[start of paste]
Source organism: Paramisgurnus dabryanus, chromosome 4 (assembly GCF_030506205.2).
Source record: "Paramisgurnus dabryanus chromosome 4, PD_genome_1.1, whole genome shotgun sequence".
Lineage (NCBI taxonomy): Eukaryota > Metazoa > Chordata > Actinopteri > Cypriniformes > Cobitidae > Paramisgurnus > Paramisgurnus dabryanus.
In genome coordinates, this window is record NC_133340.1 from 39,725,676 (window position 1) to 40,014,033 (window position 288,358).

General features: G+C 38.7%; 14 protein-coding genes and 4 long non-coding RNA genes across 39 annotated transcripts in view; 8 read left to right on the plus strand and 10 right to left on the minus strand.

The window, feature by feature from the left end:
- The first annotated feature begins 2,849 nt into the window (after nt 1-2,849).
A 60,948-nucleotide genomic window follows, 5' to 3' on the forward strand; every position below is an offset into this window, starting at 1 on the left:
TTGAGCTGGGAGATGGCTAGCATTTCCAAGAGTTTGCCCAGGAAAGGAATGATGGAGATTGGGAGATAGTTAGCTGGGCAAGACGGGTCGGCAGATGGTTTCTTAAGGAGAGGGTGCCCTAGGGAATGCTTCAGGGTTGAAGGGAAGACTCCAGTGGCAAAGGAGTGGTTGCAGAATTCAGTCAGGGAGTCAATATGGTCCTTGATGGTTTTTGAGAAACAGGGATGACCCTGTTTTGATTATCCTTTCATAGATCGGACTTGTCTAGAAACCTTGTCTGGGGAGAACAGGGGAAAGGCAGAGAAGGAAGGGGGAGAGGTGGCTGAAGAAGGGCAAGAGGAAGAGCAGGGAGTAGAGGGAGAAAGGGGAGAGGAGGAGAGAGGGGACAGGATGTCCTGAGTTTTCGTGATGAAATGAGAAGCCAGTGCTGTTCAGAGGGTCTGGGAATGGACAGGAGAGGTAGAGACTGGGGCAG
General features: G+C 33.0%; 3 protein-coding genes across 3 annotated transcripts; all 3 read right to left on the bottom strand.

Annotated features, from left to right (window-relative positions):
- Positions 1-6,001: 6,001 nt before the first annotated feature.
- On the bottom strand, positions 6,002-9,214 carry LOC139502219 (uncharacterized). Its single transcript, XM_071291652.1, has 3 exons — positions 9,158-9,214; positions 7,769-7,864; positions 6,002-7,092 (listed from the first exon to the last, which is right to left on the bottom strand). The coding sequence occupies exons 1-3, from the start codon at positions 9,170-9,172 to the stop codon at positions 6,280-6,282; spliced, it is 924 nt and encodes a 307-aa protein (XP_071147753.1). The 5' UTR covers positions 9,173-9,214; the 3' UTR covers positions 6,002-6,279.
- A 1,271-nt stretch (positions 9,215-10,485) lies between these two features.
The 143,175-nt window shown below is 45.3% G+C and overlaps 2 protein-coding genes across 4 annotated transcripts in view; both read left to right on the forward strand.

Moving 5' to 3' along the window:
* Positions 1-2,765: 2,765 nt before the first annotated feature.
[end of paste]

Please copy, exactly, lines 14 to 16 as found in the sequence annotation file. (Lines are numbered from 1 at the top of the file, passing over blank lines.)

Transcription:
- A 1,271-nt stretch (positions 9,215-10,485) lies between these two features.
The 143,175-nt window shown below is 45.3% G+C and overlaps 2 protein-coding genes across 4 annotated transcripts in view; both read left to right on the forward strand.

Moving 5' to 3' along the window: